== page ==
HM Treasury focuses on the affordability of public service pensions to the taxpayer. The government’s reforms have helped contain the potential increase in future public service pension costs by changing the way benefits are calculated, and by increasing the contributions that employees and employers make towards pensions. While affordability is important, HM Treasury has shown a lack of curiosity about other important issues, such as: the effectiveness of pensions as a means of recruiting and retaining staff; the impact on employers of increasing pension costs; the effect on people working in the public sector; and the potential knock-on impacts on other areas of public expenditure, for example on means-tested benefits. We have seen evidence of public service pensions issues affecting delivery of frontline services, and independent schools opting out of pension schemes because of increasing costs. This lack of curiosity means that HM Treasury doesn’t have the data it needs to understand the impact of its reforms, or whether it is achieving its objectives.
The Treasury seems to be unconcerned about the drop in enrolment by some workers. There is a danger of a perfect storm where some young people believe they cannot afford pension contributions because of high costs of living and retire with no equity and a reduced public sector pension as a result. The cost of supporting this generation will fall on future taxpayers. The Treasury needs to take a long-term view and consider what the interface is between generation rent, interest only mortgages, household changes and lower pension take up and consider what impact this could have on the need to provide state support in the future.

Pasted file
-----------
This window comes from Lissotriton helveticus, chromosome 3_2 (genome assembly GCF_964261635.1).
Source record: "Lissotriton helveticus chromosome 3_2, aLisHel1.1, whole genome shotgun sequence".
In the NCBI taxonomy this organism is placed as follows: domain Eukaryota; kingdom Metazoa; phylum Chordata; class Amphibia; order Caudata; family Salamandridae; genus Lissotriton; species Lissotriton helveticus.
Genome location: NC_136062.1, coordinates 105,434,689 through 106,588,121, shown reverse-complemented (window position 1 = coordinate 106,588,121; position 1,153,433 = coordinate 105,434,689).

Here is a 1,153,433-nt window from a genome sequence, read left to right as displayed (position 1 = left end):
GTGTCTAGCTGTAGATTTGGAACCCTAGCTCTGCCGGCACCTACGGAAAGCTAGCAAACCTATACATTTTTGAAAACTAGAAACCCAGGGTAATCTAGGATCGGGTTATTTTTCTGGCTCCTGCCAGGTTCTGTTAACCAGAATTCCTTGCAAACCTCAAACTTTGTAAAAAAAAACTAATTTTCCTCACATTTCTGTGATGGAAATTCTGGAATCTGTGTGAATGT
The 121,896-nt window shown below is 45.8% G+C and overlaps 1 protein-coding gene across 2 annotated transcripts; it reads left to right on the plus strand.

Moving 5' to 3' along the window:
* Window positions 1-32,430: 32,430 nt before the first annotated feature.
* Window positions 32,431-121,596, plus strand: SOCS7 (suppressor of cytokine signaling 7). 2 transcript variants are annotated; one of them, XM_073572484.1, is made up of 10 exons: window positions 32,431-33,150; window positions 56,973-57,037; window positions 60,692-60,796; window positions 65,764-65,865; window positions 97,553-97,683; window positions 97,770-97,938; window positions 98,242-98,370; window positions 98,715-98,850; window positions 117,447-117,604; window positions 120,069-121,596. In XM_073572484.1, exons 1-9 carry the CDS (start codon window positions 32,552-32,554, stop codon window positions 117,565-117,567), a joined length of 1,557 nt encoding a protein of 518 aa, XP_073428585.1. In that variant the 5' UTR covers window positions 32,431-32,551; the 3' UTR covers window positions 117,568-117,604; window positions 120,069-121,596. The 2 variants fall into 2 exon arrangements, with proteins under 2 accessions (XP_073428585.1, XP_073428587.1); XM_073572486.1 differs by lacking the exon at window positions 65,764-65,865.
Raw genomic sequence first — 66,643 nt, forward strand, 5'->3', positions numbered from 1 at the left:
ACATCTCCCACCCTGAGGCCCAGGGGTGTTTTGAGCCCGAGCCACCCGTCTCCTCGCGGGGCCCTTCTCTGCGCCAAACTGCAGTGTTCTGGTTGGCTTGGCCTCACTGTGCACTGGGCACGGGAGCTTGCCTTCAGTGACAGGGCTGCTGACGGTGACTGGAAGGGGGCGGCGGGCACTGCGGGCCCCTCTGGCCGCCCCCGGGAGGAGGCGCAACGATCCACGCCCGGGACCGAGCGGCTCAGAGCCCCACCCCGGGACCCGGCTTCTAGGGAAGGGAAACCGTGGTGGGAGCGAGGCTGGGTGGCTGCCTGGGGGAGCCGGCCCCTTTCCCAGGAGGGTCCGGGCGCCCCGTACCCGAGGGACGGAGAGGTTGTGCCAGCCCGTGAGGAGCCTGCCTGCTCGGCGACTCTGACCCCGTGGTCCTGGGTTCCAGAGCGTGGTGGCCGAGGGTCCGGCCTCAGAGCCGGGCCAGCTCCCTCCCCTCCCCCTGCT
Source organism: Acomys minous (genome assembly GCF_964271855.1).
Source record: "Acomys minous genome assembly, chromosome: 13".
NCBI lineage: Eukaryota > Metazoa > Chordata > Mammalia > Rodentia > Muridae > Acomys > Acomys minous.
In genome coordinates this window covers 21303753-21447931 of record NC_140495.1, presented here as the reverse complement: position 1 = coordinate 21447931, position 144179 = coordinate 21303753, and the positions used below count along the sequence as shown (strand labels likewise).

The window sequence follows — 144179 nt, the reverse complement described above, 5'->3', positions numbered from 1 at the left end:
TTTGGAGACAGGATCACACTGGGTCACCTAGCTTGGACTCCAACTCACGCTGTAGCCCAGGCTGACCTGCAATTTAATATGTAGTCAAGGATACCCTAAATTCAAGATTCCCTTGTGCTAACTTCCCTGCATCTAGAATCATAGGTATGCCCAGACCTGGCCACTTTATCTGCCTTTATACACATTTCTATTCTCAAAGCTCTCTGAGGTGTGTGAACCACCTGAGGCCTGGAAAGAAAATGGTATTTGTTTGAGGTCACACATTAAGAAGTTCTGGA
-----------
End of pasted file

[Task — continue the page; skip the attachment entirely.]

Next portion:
We are disappointed that HM Treasury did not act on all the Committee’s 2011 recommendations, particularly on providing clear and relevant information to employees. The government has made other mistakes in its reforms. HM Treasury wants members to meet the estimated £17 billion cost of putting right the age discrimination that led to the McCloud judgment, despite it being HM Treasury’s mistake. A mistake which could have been avoided by listening to advice and which will take many decades to resolve. HM Treasury has not yet performed an evaluation of its reforms and we are not convinced it is on track to meet its objectives for public service pensions. We have also identified other important issues which HM Treasury needs to address, including how pensions can be made more attractive to support, recruit and retain the staff needed to deliver public services, and the stark differences in the pensions received between different groups of members.